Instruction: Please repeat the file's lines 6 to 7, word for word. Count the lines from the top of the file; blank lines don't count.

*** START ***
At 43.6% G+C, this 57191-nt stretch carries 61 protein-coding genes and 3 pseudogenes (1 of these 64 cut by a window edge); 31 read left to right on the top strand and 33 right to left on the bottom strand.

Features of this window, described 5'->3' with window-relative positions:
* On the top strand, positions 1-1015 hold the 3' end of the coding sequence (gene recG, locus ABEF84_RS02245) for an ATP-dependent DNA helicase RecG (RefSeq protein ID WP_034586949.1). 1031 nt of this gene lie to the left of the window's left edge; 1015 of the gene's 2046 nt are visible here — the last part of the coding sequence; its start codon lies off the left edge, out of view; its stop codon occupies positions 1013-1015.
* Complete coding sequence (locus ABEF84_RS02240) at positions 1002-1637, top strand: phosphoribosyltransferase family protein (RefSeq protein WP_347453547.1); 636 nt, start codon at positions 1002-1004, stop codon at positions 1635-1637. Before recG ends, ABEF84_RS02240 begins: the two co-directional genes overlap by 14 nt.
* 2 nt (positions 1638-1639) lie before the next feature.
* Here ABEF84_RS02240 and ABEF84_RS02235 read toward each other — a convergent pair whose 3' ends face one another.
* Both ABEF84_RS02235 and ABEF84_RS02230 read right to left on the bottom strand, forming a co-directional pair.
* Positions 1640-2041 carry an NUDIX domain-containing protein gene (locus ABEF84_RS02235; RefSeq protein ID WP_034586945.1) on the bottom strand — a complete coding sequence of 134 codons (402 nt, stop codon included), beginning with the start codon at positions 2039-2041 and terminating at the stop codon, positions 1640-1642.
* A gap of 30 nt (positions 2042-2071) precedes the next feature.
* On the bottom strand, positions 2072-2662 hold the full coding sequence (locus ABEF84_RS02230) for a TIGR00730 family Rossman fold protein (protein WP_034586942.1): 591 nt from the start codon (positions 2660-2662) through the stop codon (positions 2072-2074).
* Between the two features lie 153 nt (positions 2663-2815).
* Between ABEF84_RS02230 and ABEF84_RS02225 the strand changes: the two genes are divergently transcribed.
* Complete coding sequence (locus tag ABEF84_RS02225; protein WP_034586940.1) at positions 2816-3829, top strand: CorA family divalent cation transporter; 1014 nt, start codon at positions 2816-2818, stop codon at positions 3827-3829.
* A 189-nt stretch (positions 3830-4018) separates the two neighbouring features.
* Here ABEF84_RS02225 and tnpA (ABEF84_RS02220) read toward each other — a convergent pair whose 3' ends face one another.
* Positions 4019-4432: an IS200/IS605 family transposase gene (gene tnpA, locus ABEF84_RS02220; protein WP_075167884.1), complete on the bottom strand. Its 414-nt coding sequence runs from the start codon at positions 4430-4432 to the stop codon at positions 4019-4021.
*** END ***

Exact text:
* Here ABEF84_RS02240 and ABEF84_RS02235 read toward each other — a convergent pair whose 3' ends face one another.
* Both ABEF84_RS02235 and ABEF84_RS02230 read right to left on the bottom strand, forming a co-directional pair.